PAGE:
Will the real K.P. Yohannan please stand up?
In his first book Revolution in World Missions, K.P. Yohannan (through ghostwriter Bill Bray) criticized social programs such as hospitals and schools. However, Yohannan has directed massive amounts of donor money to build and purchase hospitals and schools in India. In the book RWM, Yohannan claims:
One issue involved one of the most far-reaching policy decisions I ever would make. For some years I had suffered deep pain over what appeared to be massive imbalance between our busyness with maintaining Christian institutions, like hospitals and schools, and the proclamation of the Gospel. Both in India and in my travels around Western countries, I constantly uncovered a preoccupation with so-called “ministry” activities operated by Christian workers, financed by church monies, but with little else to distinguish them as Christian.
Far too much of the resources of North American missions is spent on things not related to the primary goal of church planting.(p. 104-105, 2015 edition)
In contrast, Yohannan controls a massive empire of for profit businesses on behalf of himself and the church he runs, Believers’ Church. Twelve schools are listed on The Believers’ Church website, including a medical college and an engineering school. The flagship healthcare institution is his Believers’ Church Medical College and Hospital in the state of Kerala. In recent years, much donor money appears to have gone into the building or purchase of these institutions without the knowledge of American donors.
K.P. Yohannan – Patron
On the Believers’ Church Medical College and Hospital and the Caarmel Engineering School websites, K.P. Yohannan is described as the patron of these institutions.
The engineering school website proclaims Yohannan’s leadership:
Believers Church Caarmel Engineering College, established in 2002, is a leading self-financing private co-educational institution under the Caarmel Educational Trust owned and managed by the Believers Church headquartered at Thiruvalla, Kerala. Dr. K. P. Yohannan, Metropolitan, Believers Church, is the Chairman and Patron of the College. Fr. C. B. Williams is the Manager and Dr. Paul A. J is the Principal of the College.
In contrast to Yohannan’s claim that he doesn’t sit on the boards of any of the trusts in India, he is described as the Chairman and Patron on the school website. The school appears to be quite elaborate with excellent facilities. You can take a virtual tour of the campus online (link).
The Medical College and Hospital are quite new with the medical college just opening this year. Again, Yohannan is described as the patron:
Believers Church Medical College Hospital is a healthcare project of Believers Church. The Church is dynamically involved in various nation-building social and educational projects, healthcare initiatives, charitable activities, community development programs, rehabilitation projects and relief works. Dr. K.P. Yohannan, Metropolitan of Believers Church is the patron of the hospital and Dr. George Chandy is leading the project.
The facilities are extraordinary.
In his RWM book, Yohannan decries such “nation building” programs as causing him “deep pain.” He spends several pages indicating that his ministry will not focus on “social concerns.”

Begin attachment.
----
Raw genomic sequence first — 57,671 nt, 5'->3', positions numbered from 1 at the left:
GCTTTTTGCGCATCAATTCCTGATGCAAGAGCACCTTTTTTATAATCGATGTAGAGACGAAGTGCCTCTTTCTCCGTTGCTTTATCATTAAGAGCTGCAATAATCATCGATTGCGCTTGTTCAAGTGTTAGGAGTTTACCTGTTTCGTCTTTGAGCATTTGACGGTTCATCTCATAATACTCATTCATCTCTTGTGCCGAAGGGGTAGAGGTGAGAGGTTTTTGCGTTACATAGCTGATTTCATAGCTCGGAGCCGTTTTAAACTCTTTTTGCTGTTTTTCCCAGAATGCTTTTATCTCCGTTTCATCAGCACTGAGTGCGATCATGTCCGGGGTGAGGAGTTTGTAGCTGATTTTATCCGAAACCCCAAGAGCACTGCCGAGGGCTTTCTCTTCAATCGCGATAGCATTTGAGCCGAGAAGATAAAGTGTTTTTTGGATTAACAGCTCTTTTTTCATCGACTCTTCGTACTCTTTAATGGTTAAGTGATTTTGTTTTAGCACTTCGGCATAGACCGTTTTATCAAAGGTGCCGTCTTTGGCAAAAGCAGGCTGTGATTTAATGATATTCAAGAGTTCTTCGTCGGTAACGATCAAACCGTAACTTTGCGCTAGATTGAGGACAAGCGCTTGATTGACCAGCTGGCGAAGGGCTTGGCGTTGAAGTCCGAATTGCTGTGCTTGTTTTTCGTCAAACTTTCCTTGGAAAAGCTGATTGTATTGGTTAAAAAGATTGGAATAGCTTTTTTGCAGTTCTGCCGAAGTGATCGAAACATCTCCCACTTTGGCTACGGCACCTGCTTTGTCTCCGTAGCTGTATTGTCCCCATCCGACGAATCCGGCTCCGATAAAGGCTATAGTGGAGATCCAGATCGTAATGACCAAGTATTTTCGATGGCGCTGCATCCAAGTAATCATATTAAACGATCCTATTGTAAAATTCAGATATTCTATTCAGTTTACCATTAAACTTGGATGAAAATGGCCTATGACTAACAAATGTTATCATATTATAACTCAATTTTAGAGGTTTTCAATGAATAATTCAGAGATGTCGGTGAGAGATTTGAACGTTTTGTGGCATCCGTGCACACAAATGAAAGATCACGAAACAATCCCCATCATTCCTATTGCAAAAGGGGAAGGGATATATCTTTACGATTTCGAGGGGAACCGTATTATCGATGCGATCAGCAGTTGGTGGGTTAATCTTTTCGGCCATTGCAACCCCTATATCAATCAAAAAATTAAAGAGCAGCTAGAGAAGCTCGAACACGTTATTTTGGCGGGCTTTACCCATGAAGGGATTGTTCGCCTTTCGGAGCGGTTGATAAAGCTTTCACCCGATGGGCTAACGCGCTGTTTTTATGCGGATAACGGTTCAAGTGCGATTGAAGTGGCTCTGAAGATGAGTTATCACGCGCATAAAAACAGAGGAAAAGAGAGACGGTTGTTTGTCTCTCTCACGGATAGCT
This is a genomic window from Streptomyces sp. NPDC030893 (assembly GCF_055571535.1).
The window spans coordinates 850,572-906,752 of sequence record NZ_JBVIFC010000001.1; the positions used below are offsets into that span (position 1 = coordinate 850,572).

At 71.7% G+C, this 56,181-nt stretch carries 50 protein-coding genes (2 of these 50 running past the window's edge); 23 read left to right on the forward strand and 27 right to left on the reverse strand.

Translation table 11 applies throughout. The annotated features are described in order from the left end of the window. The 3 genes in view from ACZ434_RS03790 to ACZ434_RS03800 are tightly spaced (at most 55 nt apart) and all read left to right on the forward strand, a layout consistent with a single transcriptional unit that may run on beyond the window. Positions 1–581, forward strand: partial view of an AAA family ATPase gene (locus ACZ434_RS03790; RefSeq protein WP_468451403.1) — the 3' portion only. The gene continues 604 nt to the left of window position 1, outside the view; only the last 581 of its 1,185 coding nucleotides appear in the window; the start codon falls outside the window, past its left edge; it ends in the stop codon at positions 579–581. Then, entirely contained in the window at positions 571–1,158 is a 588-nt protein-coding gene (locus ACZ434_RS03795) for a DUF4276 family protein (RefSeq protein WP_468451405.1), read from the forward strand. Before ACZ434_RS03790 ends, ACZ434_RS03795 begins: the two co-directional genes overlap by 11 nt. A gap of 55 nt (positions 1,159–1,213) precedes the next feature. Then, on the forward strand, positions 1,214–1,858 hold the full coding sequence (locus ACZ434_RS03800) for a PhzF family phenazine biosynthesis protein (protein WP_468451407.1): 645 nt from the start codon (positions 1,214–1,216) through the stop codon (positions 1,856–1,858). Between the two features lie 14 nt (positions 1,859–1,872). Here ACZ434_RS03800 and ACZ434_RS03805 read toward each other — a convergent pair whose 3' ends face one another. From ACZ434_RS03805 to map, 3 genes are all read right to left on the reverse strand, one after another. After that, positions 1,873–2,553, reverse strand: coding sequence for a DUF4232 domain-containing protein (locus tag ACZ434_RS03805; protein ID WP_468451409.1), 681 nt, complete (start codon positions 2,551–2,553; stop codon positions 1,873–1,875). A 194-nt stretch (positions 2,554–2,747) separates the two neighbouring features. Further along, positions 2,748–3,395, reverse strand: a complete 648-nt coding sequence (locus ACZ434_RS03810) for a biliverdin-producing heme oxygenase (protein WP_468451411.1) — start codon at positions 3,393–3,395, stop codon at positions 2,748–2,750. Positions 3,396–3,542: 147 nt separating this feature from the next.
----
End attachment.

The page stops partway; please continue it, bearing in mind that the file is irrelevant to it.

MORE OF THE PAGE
Because of this teaching, many churches and mission societies now are redirecting their limited outreach funds and personnel away from evangelism to something vaguely called “social concern.” Today the majority of Christian missionaries find themselves primarily involved in feeding the hungry, caring for the sick through hospitals, housing the homeless or other kinds of relief and development work. In extreme cases, among nonevangelicals, the logical direction of this thinking can lead to organizing guerrilla forces, planting terrorist bombs or less extreme activities like sponsoring dance and aerobic exercise classes. This is done in the name of Jesus and supposedly is based on His command to go into all the world and preach the Gospel to every creature. The mission of the Church, as defined by these humanists, can be almost anything except winning people to Christ and discipling them.
History already has taught us that this gospel—without the blood of Christ, conversion and the cross—is a total failure. In China and India we have had seven generations of this teaching, brought to us by the British missionaries in a slightly different form in the middle of the 19th-century. My people have watched the English hospitals and schools come and go without any noticeable effect on either our churches or society. (p. 109-110, 2015 edition)
I don’t know if GFA hosts dance and aerobics, but the group does sponsor a soccer team in Myanmar.
I have written before about GFA’s rubber plantation, but there are many more real estate holdings, according to Narada News in India. Then there is the matter of many tuition-funded residential schools which take in children of all faiths (e.g., the posh Believers Church Residential School).
In his book, Yohannan criticizes British missionaries but he has recreated the same infrastructure using donations from his affiliates around the world. Let me add that I personally have no problem with the work being done in these institutions. The problem is the deception of donors who read RWM and want to get behind a ministry which puts into practice what Yohannan preaches. For this and many reasons, donors should beware and be wise.